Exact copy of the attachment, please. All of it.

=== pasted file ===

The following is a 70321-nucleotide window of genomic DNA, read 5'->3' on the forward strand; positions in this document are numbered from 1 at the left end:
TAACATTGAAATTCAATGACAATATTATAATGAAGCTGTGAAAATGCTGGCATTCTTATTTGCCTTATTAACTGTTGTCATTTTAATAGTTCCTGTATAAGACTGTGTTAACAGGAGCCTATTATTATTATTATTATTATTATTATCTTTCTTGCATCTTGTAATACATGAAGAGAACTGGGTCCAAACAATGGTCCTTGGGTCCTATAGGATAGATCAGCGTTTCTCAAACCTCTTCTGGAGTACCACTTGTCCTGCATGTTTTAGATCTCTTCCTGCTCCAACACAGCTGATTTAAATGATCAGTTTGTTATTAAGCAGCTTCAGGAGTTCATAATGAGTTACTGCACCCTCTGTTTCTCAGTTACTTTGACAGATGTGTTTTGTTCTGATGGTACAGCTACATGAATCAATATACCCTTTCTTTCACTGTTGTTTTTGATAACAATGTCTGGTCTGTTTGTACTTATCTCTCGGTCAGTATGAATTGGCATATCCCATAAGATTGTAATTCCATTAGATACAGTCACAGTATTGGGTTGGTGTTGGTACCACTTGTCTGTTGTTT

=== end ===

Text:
The following is a 70321-nucleotide window of genomic DNA, read 5'->3' on the forward strand; positions in this document are numbered from 1 at the left end:
TAACATTGAAATTCAATGACAATATTATAATGAAGCTGTGAAAATGCTGGCATTCTTATTTGCCTTATTAACTGTTGTCATTTTAATAGTTCCTGTATAAGACTGTGTTAACAGGAGCCTATTATTATTATTATTATTATTATTATCTTTCTTGCATCTTGTAATACATGAAGAGAACTGGGTCCAAACAATGGTCCTTGGGTCCTATAGGATAGATCAGCGTTTCTCAAACCTCTTCTGGAGTACCACTTGTCCTGCATGTTTTAGATCTCTTCCTGCTCCAACACAGCTGATTTAAATGATCAGTTTGTTATTAAGCAGCTTCAGGAGTTCATAATGAGTTACTGCACCCTCTGTTTCTCAGTTACTTTGACAGATGTGTTTTGTTCTGATGGTACAGCTACATGAATCAATATACCCTTTCTTTCACTGTTGTTTTTGATAACAATGTCTGGTCTGTTTGTACTTATCTCTCGGTCAGTATGAATTGGCATATCCCATAAGATTGTAATTCCATTAGATACAGTCACAGTATTGGGTTGGTGTTGGTACCACTTGTCTGTTGTTT